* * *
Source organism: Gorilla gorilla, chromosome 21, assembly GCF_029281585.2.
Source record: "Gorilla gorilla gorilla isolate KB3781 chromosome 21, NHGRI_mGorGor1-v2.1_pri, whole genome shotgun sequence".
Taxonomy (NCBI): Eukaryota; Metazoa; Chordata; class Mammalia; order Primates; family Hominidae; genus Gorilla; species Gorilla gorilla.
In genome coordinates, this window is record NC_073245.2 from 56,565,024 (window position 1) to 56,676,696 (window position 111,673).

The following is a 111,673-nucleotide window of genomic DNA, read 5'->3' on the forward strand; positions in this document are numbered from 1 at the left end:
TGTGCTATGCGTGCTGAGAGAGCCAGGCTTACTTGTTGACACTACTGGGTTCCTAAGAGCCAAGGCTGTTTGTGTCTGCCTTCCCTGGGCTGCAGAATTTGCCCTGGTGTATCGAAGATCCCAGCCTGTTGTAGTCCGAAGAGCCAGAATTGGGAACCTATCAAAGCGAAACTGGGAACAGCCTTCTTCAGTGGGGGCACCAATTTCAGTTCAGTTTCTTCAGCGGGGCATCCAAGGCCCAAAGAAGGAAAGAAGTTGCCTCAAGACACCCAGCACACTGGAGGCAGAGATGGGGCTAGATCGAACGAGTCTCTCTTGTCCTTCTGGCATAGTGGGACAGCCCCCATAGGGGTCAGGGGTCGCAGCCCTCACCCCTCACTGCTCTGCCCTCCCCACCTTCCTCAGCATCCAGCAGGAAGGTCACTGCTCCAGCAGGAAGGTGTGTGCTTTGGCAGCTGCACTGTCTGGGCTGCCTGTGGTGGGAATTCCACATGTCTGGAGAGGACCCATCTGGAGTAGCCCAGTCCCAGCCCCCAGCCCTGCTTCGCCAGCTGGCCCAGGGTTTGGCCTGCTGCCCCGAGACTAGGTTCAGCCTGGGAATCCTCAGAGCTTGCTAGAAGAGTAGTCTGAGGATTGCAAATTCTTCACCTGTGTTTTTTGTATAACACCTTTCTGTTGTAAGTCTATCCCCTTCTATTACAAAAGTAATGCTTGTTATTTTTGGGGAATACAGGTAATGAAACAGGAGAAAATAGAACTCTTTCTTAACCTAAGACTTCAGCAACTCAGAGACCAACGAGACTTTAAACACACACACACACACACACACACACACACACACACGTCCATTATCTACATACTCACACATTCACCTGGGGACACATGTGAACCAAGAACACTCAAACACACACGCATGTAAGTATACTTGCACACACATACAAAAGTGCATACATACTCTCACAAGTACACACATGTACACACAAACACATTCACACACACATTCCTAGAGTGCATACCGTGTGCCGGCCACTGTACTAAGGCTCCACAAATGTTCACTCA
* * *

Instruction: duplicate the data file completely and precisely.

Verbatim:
Source organism: Gorilla gorilla, chromosome 21, assembly GCF_029281585.2.
Source record: "Gorilla gorilla gorilla isolate KB3781 chromosome 21, NHGRI_mGorGor1-v2.1_pri, whole genome shotgun sequence".
Taxonomy (NCBI): Eukaryota; Metazoa; Chordata; class Mammalia; order Primates; family Hominidae; genus Gorilla; species Gorilla gorilla.
In genome coordinates, this window is record NC_073245.2 from 56,565,024 (window position 1) to 56,676,696 (window position 111,673).

The following is a 111,673-nucleotide window of genomic DNA, read 5'->3' on the forward strand; positions in this document are numbered from 1 at the left end:
TGTGCTATGCGTGCTGAGAGAGCCAGGCTTACTTGTTGACACTACTGGGTTCCTAAGAGCCAAGGCTGTTTGTGTCTGCCTTCCCTGGGCTGCAGAATTTGCCCTGGTGTATCGAAGATCCCAGCCTGTTGTAGTCCGAAGAGCCAGAATTGGGAACCTATCAAAGCGAAACTGGGAACAGCCTTCTTCAGTGGGGGCACCAATTTCAGTTCAGTTTCTTCAGCGGGGCATCCAAGGCCCAAAGAAGGAAAGAAGTTGCCTCAAGACACCCAGCACACTGGAGGCAGAGATGGGGCTAGATCGAACGAGTCTCTCTTGTCCTTCTGGCATAGTGGGACAGCCCCCATAGGGGTCAGGGGTCGCAGCCCTCACCCCTCACTGCTCTGCCCTCCCCACCTTCCTCAGCATCCAGCAGGAAGGTCACTGCTCCAGCAGGAAGGTGTGTGCTTTGGCAGCTGCACTGTCTGGGCTGCCTGTGGTGGGAATTCCACATGTCTGGAGAGGACCCATCTGGAGTAGCCCAGTCCCAGCCCCCAGCCCTGCTTCGCCAGCTGGCCCAGGGTTTGGCCTGCTGCCCCGAGACTAGGTTCAGCCTGGGAATCCTCAGAGCTTGCTAGAAGAGTAGTCTGAGGATTGCAAATTCTTCACCTGTGTTTTTTGTATAACACCTTTCTGTTGTAAGTCTATCCCCTTCTATTACAAAAGTAATGCTTGTTATTTTTGGGGAATACAGGTAATGAAACAGGAGAAAATAGAACTCTTTCTTAACCTAAGACTTCAGCAACTCAGAGACCAACGAGACTTTAAACACACACACACACACACACACACACACACACACACGTCCATTATCTACATACTCACACATTCACCTGGGGACACATGTGAACCAAGAACACTCAAACACACACGCATGTAAGTATACTTGCACACACATACAAAAGTGCATACATACTCTCACAAGTACACACATGTACACACAAACACATTCACACACACATTCCTAGAGTGCATACCGTGTGCCGGCCACTGTACTAAGGCTCCACAAATGTTCACTCA